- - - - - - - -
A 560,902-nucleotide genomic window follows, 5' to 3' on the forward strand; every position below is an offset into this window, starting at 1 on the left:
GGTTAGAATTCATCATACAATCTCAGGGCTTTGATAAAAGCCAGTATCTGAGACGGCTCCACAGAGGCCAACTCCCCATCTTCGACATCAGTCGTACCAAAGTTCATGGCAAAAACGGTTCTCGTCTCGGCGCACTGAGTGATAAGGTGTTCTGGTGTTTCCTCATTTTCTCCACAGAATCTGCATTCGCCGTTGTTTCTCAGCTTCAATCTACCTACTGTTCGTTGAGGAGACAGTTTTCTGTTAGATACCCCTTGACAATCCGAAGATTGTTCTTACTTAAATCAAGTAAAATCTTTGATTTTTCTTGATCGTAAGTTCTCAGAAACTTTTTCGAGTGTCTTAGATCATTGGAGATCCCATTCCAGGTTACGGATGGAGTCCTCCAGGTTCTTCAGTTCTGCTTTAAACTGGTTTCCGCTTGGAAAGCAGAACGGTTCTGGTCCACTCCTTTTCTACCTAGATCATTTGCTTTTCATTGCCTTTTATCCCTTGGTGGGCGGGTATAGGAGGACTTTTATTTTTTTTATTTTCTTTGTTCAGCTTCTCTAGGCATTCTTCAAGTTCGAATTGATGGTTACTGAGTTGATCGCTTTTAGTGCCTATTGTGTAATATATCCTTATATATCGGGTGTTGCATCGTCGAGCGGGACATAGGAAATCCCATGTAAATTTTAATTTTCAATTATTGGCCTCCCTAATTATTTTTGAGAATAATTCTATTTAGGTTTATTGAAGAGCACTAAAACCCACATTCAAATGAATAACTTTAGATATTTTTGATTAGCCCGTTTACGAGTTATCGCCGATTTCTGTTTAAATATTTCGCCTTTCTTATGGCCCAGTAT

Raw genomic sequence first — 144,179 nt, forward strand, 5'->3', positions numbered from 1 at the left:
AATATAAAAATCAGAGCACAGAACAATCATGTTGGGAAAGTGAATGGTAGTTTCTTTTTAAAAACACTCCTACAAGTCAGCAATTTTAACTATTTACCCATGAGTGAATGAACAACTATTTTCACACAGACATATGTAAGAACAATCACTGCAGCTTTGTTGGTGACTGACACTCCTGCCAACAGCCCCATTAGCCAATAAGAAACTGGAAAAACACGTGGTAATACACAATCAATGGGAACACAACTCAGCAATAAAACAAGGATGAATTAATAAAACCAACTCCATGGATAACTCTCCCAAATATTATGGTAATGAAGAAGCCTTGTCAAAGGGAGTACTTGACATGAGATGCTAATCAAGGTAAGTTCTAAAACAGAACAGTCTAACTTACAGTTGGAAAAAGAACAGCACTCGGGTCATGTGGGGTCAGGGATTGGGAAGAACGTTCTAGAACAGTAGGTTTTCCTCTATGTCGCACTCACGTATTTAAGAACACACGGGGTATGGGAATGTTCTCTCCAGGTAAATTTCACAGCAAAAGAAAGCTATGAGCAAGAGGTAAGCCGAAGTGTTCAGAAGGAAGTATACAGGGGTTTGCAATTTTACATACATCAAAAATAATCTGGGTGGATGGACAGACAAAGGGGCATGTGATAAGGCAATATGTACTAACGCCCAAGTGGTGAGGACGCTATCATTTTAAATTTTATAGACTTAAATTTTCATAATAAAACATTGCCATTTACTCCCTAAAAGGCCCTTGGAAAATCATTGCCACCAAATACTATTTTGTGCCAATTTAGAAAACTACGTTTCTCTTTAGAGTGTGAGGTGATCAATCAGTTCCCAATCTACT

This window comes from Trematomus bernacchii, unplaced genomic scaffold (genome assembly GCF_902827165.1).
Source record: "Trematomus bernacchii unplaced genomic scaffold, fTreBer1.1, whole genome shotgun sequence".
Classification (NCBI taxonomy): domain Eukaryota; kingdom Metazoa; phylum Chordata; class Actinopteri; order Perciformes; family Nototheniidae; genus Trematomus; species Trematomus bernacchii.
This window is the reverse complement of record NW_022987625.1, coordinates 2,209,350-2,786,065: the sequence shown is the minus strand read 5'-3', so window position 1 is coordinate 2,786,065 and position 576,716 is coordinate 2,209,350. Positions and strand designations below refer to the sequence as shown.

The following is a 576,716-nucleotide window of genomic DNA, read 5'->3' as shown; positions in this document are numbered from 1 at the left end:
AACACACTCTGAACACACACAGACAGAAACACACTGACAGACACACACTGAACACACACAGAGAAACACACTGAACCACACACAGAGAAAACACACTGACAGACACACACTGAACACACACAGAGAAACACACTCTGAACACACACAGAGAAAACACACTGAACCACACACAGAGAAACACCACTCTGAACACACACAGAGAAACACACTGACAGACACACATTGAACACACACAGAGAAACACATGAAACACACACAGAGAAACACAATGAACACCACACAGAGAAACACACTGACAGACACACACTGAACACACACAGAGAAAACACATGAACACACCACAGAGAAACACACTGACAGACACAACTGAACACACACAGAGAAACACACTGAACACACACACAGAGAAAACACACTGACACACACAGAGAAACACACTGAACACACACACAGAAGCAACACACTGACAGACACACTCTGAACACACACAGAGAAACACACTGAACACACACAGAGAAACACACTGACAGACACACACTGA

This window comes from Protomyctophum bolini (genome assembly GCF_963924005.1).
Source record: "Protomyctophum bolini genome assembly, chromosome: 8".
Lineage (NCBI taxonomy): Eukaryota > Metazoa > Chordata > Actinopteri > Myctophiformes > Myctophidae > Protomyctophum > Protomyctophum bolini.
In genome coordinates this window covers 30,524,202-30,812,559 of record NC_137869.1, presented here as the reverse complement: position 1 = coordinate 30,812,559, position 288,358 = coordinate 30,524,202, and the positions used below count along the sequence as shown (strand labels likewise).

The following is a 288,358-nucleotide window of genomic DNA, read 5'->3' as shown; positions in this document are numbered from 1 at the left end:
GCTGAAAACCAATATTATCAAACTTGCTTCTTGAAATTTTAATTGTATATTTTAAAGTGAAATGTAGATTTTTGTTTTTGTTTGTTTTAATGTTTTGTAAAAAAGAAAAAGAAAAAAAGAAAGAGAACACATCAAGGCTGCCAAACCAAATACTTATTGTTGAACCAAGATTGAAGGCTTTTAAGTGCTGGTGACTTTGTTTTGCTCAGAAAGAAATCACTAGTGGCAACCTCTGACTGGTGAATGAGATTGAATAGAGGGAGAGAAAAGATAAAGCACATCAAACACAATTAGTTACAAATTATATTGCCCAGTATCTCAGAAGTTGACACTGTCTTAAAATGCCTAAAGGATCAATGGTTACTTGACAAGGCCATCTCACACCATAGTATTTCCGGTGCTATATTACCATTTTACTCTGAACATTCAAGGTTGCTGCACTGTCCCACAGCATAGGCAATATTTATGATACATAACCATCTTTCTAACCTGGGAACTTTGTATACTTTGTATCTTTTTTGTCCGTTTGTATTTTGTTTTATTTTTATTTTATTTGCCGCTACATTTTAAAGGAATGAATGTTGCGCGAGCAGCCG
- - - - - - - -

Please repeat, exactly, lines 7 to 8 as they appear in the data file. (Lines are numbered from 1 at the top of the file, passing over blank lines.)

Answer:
Classification (NCBI taxonomy): domain Eukaryota; kingdom Metazoa; phylum Chordata; class Actinopteri; order Perciformes; family Nototheniidae; genus Trematomus; species Trematomus bernacchii.
This window is the reverse complement of record NW_022987625.1, coordinates 2,209,350-2,786,065: the sequence shown is the minus strand read 5'-3', so window position 1 is coordinate 2,786,065 and position 576,716 is coordinate 2,209,350. Positions and strand designations below refer to the sequence as shown.